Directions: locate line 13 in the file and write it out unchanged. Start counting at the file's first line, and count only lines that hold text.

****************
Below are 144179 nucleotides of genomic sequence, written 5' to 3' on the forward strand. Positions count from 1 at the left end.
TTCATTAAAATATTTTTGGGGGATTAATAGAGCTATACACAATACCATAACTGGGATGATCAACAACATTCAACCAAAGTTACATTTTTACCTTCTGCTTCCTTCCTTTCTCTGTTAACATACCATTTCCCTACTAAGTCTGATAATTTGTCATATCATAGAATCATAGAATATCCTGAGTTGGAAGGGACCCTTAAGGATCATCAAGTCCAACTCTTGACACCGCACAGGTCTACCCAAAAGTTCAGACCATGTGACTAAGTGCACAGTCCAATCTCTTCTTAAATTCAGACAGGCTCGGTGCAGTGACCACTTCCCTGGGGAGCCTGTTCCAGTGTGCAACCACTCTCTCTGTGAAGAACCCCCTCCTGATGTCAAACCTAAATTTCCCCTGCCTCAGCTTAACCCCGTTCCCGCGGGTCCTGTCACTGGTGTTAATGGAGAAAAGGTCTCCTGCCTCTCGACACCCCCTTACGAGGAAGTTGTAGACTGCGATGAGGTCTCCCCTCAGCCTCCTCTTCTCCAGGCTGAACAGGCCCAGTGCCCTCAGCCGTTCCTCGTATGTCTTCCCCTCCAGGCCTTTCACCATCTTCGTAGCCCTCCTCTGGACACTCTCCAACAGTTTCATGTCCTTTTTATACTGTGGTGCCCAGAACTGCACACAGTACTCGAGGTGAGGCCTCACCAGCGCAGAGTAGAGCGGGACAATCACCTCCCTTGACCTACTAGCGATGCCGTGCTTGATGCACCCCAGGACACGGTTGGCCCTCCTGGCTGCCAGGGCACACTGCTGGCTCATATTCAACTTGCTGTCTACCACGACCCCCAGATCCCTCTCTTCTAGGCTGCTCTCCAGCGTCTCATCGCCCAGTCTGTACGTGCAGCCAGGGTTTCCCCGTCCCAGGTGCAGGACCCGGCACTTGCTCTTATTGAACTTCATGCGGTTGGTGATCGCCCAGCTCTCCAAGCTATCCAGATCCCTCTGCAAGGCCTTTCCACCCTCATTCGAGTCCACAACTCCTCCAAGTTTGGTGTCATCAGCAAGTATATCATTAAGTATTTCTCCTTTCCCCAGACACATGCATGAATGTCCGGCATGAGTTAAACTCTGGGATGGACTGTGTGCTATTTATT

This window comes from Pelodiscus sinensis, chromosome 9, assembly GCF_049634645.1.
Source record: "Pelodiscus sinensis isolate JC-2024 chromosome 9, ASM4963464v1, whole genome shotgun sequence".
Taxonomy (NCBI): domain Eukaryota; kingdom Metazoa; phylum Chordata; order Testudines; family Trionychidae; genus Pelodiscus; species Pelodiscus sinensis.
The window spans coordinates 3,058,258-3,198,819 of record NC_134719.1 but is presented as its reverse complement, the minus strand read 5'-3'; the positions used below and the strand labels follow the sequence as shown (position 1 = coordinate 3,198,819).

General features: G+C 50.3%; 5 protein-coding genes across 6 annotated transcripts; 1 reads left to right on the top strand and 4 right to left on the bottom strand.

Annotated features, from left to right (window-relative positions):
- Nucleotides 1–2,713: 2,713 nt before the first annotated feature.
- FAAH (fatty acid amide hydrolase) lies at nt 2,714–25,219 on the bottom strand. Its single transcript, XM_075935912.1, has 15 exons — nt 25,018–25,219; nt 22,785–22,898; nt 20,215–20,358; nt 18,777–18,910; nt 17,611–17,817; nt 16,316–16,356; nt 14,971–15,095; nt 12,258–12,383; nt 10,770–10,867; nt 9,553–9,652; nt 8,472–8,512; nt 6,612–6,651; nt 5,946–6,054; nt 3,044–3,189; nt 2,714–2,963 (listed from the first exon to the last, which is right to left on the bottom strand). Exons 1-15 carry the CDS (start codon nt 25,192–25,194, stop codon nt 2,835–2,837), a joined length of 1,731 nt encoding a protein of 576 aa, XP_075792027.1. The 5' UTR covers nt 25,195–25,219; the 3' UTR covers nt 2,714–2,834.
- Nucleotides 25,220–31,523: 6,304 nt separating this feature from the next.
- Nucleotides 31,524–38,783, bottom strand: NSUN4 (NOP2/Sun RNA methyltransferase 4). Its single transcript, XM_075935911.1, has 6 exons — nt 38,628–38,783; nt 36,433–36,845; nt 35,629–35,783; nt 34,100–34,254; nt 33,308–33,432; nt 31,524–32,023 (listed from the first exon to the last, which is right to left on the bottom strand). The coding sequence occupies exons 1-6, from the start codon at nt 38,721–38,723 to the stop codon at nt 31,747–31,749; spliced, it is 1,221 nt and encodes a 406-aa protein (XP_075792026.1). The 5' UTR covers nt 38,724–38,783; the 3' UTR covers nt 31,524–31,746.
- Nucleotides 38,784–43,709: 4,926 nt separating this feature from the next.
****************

- Nucleotides 38,784–43,709: 4,926 nt separating this feature from the next.